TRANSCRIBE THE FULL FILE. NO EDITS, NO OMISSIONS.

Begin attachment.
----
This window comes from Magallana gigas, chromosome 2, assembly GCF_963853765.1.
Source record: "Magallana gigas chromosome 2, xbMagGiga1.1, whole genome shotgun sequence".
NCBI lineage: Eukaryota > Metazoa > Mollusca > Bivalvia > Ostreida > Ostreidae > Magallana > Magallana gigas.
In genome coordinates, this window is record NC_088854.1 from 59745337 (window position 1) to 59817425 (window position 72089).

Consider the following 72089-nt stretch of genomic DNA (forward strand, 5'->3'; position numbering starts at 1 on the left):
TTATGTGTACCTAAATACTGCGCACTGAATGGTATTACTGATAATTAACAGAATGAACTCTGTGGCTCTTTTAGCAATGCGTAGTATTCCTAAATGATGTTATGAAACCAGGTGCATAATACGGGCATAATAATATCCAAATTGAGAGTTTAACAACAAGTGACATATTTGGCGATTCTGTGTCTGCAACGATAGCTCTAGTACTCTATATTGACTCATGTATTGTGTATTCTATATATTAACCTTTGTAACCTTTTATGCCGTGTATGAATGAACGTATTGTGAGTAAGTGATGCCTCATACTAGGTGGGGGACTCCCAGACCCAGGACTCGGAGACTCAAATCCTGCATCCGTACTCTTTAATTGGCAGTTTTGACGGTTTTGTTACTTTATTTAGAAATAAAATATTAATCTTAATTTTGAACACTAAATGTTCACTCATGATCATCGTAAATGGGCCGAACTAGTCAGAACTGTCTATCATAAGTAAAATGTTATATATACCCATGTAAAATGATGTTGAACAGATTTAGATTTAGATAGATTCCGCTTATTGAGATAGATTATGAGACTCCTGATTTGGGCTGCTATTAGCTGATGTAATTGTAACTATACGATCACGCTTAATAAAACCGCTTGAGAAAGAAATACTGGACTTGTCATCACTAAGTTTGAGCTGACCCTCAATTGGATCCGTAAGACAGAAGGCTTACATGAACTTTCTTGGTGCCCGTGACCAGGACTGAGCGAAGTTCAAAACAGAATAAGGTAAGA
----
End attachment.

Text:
This window comes from Magallana gigas, chromosome 2, assembly GCF_963853765.1.
Source record: "Magallana gigas chromosome 2, xbMagGiga1.1, whole genome shotgun sequence".
NCBI lineage: Eukaryota > Metazoa > Mollusca > Bivalvia > Ostreida > Ostreidae > Magallana > Magallana gigas.
In genome coordinates, this window is record NC_088854.1 from 59745337 (window position 1) to 59817425 (window position 72089).

Consider the following 72089-nt stretch of genomic DNA (forward strand, 5'->3'; position numbering starts at 1 on the left):
TTATGTGTACCTAAATACTGCGCACTGAATGGTATTACTGATAATTAACAGAATGAACTCTGTGGCTCTTTTAGCAATGCGTAGTATTCCTAAATGATGTTATGAAACCAGGTGCATAATACGGGCATAATAATATCCAAATTGAGAGTTTAACAACAAGTGACATATTTGGCGATTCTGTGTCTGCAACGATAGCTCTAGTACTCTATATTGACTCATGTATTGTGTATTCTATATATTAACCTTTGTAACCTTTTATGCCGTGTATGAATGAACGTATTGTGAGTAAGTGATGCCTCATACTAGGTGGGGGACTCCCAGACCCAGGACTCGGAGACTCAAATCCTGCATCCGTACTCTTTAATTGGCAGTTTTGACGGTTTTGTTACTTTATTTAGAAATAAAATATTAATCTTAATTTTGAACACTAAATGTTCACTCATGATCATCGTAAATGGGCCGAACTAGTCAGAACTGTCTATCATAAGTAAAATGTTATATATACCCATGTAAAATGATGTTGAACAGATTTAGATTTAGATAGATTCCGCTTATTGAGATAGATTATGAGACTCCTGATTTGGGCTGCTATTAGCTGATGTAATTGTAACTATACGATCACGCTTAATAAAACCGCTTGAGAAAGAAATACTGGACTTGTCATCACTAAGTTTGAGCTGACCCTCAATTGGATCCGTAAGACAGAAGGCTTACATGAACTTTCTTGGTGCCCGTGACCAGGACTGAGCGAAGTTCAAAACAGAATAAGGTAAGA